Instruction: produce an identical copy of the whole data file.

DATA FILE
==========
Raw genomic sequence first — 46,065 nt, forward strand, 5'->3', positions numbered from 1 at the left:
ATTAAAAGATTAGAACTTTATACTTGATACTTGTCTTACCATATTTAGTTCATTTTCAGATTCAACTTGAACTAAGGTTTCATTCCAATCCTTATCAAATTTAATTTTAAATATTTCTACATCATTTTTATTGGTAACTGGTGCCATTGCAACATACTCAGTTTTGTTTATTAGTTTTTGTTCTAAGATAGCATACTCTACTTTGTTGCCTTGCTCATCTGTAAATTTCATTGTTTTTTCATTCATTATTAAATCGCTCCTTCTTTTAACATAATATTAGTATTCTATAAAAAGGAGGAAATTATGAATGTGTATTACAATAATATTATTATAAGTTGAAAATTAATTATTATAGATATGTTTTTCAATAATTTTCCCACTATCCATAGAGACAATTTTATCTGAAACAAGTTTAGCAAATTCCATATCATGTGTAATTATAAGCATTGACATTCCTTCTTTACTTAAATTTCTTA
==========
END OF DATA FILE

Raw genomic sequence first — 46,065 nt, forward strand, 5'->3', positions numbered from 1 at the left:
ATTAAAAGATTAGAACTTTATACTTGATACTTGTCTTACCATATTTAGTTCATTTTCAGATTCAACTTGAACTAAGGTTTCATTCCAATCCTTATCAAATTTAATTTTAAATATTTCTACATCATTTTTATTGGTAACTGGTGCCATTGCAACATACTCAGTTTTGTTTATTAGTTTTTGTTCTAAGATAGCATACTCTACTTTGTTGCCTTGCTCATCTGTAAATTTCATTGTTTTTTCATTCATTATTAAATCGCTCCTTCTTTTAACATAATATTAGTATTCTATAAAAAGGAGGAAATTATGAATGTGTATTACAATAATATTATTATAAGTTGAAAATTAATTATTATAGATATGTTTTTCAATAATTTTCCCACTATCCATAGAGACAATTTTATCTGAAACAAGTTTAGCAAATTCCATATCATGTGTAATTATAAGCATTGACATTCCTTCTTTACTTAAATTTCTTA